Depression in Older Adults

Depression can be experienced as a result of many different factors and during different age groups.  Older adults are inclined to experience depression as a result of losses of a partner or loved one, divorce, physical illness, change of financial condition, and so on.

Professionals will test to discover the cause of the depression.  If it is physical, it could be caused by sleep apnea or other sleep disorders, neurological conditions such as Parkinson’s or Huntington’s disease, stroke, vitamin B1 deficiency, thyroid conditions, autoimmune conditions, infections or cancer and requires a medical doctor’s care.  Depression may also be caused by sudden changes due to divorce, loss of a job, discovering that one has Alzheimer’s disease, major illness that limits mobility and other social changes that may upset a person’s sense of self, autonomy and security.  A therapist or psychiatrist may be called to assist the person in managing their depression.  Successful aging requires that older adults be able to adapt to changing conditions.

A person with dementia may also exhibit depression.  Depression can make a person seem demented.  An older adult with dementia will lose both short and long term memory.  A depressed person will only exhibit short term memory loss.  Distractibility or lack of concentration is common in persons with depression.  Sleep disturbance is seen in both depressed persons and those with dementia.  Another change common to both is appetite changes except a depressed person may be aware of the changes and a person with dementia will not have noticed.  In addition, both depressed individuals and persons with dementia may experience grooming changes.  A depressed person may not be motivated to groom themselves; a person with dementia will not care and may forget how to groom themselves.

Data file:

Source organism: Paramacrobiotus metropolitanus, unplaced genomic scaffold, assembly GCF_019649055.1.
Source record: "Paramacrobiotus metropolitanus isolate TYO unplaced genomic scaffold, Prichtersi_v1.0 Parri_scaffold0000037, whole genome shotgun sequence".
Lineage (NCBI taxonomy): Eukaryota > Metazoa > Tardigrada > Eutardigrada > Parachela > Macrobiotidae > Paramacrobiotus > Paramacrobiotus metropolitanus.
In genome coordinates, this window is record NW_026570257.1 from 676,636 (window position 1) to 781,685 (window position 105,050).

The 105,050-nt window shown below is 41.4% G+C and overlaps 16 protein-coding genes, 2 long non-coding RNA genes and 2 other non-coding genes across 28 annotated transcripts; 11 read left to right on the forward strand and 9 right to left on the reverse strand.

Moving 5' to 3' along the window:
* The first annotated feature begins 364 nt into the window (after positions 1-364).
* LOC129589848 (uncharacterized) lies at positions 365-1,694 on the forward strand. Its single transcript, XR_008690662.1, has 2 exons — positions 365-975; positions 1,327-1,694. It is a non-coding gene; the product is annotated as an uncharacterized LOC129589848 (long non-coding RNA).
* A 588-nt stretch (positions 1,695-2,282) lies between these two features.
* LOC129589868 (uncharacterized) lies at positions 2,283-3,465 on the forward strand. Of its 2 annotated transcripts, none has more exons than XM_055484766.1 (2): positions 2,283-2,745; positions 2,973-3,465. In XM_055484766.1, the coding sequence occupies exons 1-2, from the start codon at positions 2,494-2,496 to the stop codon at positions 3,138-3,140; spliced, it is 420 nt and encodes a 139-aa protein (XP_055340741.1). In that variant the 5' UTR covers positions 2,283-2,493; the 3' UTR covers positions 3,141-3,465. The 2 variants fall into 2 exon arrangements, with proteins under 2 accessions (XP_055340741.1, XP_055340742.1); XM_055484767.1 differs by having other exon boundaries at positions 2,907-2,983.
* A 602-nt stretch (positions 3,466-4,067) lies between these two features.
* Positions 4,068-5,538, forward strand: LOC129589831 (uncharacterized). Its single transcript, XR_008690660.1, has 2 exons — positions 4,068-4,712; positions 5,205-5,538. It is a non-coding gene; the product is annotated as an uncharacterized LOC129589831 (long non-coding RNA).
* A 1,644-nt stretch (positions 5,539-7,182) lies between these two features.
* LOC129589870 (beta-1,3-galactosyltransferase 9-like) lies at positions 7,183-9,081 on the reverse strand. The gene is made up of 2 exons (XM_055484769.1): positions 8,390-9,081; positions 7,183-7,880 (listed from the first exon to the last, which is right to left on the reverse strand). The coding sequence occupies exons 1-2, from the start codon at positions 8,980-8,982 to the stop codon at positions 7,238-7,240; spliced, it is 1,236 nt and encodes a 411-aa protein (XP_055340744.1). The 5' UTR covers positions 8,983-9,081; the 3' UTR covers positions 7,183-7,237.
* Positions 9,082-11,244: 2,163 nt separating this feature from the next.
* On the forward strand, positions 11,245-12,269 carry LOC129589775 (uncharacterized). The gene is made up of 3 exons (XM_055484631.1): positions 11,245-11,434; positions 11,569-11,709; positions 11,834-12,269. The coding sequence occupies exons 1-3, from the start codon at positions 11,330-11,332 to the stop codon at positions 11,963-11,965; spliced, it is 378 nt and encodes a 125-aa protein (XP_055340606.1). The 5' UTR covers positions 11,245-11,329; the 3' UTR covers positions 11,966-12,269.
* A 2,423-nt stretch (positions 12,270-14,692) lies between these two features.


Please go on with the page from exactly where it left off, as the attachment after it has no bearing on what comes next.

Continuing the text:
If you have observed someone needing to be helped, refer them to their doctor first or call Behavioral Health Response 314-469-6644 or 1-800-811-4760, a mental health hotline available 24/7 with counselors available to speak with you.  You may also call the Mental Health Association of Greater St. Louis at 314-773-1399 if you need information or referrals.

When you notice depression in a loved one, first eliminate any physical conditions that could be the underlying cause.  Then seek assistance as depression can cause physical illness over time and the person will have a low quality of life.  Depression needs to be addressed sooner rather than later.  Exercise, good nutrition and positive thinking can go a long way toward encouraging good mental health.  However, if medications are prescribed and they are not working, have your doctor try something else and get counselling.  Sometimes having someone listen intently brings clarity to the person talking about their challenges.

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